24 October 2014


There is almost more sushi joints than pizzerias in Stockholm now days. With the extremely high standards of the restaurants in the capital it's shocking to see how bad 99% of the sushi restaurants are. Thank god for Råkultur.
This easy going sushi place, serving both lunch and dinner, is owned and run by Sayan Isaksson and is located in the same building as Sayan's Michelin starred, fine dining restaurant Esperanto.

I went for a quick lunch with mom and my auntie.
We started of with a lovely selection of sashimi beautifully presented on a mist of dry ice.

Next up a maki roll filled with sweet pork ribs, ginger and shiso. Great flavors but the rice was a bit too cold.

After this we were served sushi moriawase of only Scandinavian fish. The nigiri selection were; wild salmon, cod with chili mayonnaise, silver eel with smoked teriyaki sauce, pike-perch in hay, halibut marinated in beetroot and topped with tobiko, char with squid emulsion, scallop with mustard miso and finally salmon belly tataki with meat soy.
On the plate we also had a gunkan of char and two kinds of maki rolls; salmon with tamago and cod with cucumber and leeks.

To prevent the guests to over-season their sushi in a pile of soy, Råkultur serve all their sushi bites with soy in a shot glass and a brush. You're meant to "paint" a small amount of soy on the fish only, not the rice, in true Japanese fashion.

Together with the sushi I drank White Ale Hitachino Nest Beer from Kiuchi Brewery in Ibaraki, Japan. This fantastic wheat beer is flavored with coriander seeds, orange peel and nutmeg, just like the famous Hoegaarden. But unlike the Belgium wheat beer, the White Ale is backed with nice bitterness and greater depth. The beer is imported in Sweden by my good friend Åke Nordgren and his company Akebono. Åke is a well respected person in the world of Sake and Japanese gastronomy and was 2010, awarded Sake Samurai in a big event in London. He's the seventh person outside Japan who got this prestigious award.

An amazing dessert of apple purée flavored with brown butter, topped with frozen yogurt and fennel meringue came next. I really loved this one, so, so good.


Can't wait for Sayan's next restaurant to be opened soon. It's going t be a fine dining version of Råkultur. Stockholm and the world, be prepared!!!



When this restaurant opened a few years ago they served pub grub with finesse and their burger was perhaps the most talked about dish in Stockholm for a very long time.
Now the style has slightly changed and with my friend "Rai" behind the pots and pans it's more of a budget version of fine dining. They only serve one five course menu at a price of 550 sek (85$) which for this level of cooking is ridiculously cheap. And when it comes to the quality of the food and the ingredients it's far from budget.
The restaurant is run by Mr. Crespi. He and his team run a handful of restaurants in this block of Stockholm Old Town; Djuret (see previous blog), Leijontornet 12x8 (all-in classic fine dining opened only 12 times a year for total eight guests), Svinet (backyard restaurant only serving pork) along with the newly opened wine bar The Burgundy and the cocktail bar Tweed.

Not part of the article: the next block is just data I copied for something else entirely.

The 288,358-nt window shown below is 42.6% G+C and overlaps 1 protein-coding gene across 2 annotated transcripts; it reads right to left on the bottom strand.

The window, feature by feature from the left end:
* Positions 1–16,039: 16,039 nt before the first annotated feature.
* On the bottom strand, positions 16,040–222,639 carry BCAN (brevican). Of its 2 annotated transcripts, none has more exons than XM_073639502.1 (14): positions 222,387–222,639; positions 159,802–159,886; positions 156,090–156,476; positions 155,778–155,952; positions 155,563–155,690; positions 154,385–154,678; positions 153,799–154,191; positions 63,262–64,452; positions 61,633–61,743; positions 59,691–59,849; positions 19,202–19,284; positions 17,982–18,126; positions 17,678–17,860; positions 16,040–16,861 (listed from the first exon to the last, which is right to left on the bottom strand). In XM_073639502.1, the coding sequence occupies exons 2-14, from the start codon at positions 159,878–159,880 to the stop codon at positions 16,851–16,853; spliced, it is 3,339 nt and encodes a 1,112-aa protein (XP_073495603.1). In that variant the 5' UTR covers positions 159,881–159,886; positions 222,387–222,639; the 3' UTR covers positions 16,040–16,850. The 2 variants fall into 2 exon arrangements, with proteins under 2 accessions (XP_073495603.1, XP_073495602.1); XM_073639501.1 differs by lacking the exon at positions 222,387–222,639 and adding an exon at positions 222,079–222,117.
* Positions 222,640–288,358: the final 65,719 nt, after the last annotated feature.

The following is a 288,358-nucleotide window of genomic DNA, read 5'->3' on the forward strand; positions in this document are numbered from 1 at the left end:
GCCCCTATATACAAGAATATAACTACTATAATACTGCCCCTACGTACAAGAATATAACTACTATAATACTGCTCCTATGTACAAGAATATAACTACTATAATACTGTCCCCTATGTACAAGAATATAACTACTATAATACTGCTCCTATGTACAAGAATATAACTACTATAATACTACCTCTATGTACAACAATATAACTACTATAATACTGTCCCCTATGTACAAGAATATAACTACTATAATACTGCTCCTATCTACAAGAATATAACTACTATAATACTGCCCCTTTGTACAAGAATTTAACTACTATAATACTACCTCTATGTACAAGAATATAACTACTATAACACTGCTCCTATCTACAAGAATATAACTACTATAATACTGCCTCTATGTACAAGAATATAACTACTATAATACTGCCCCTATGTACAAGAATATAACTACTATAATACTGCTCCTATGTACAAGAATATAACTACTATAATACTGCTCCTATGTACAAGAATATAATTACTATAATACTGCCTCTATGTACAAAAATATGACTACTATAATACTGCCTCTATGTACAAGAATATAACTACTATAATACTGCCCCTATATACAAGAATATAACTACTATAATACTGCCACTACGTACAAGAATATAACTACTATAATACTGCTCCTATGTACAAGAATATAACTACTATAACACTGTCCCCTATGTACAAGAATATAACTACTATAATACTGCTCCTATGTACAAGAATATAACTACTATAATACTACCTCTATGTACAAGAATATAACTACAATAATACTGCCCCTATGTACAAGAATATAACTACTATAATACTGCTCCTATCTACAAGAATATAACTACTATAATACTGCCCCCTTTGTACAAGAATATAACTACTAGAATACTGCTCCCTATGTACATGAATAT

It was with a glass of NV Ruinart Blanc de Blancs and a chat with Mr. Crespi himself I started this evening while waiting for my friends to arrive.
The restaurant is tiny with a communal table in the middle where the big part of the guests are seated. Around the table they have the "wine wall" where you can make some real bargains. Apart from that they also have an impressive wine list that is very advantageously priced. We choose two bottles from the evening. From the wine wall we picked a bottle of 2006 Château Pontet-Canet and from the bible-like wine list we chose a bottle of 2010 Meursault Tessons, Clos de Mon Plaisir from Domaine Roulot. The white Burgundy might have been the wine of the evening. It was so full of mineral fragrance that when I stuck my nose in the glass I was transported back in time to the smell of fire works at New Year's Eve when I was a kid. Fantastic wine with such an appetizing balance and great lenght.

As an appetizer we got breaded duck leg with sour dip. Simple and tasty.

Bass with onion purée, burnt onion, lumpfish roe and nasturtium.
Great first dish and perfect with the Meursault.

Coarse tartar of fallow deer with parsley emulsion, fried oyster mushrooms and fried herbs. I never get tired of a good tartar and this one was amazing. The very pungent herb lovage was noted in the mix and it worked very well with the dish. Normally I think this herb is too strong and dominant.

Next dish was a lobster and truffle serving. It wasn't part of the original five-course menu but an additional option we couldn't resist to order. Just on the edge of being too salty, but still great.

Burnt salsify with cod, cockles, toasted almonds, smoked beurre blanc and seaweed. So, so good and along with the dish we had a glass of the wine from their wine pairings; 2008 Mas d'en Compte Blanc from Celler Cal Pla. This white Priorat is made from the grapes Garnacha Blanca, Picapoli, Pansal (Xarello) and Macabeo, all matured in 80% new French oak and has aromas of vanilla, dried apricots and fennel with a rather low acidity. Interesting wine, if not a personal favorite, it matched the food perfectly.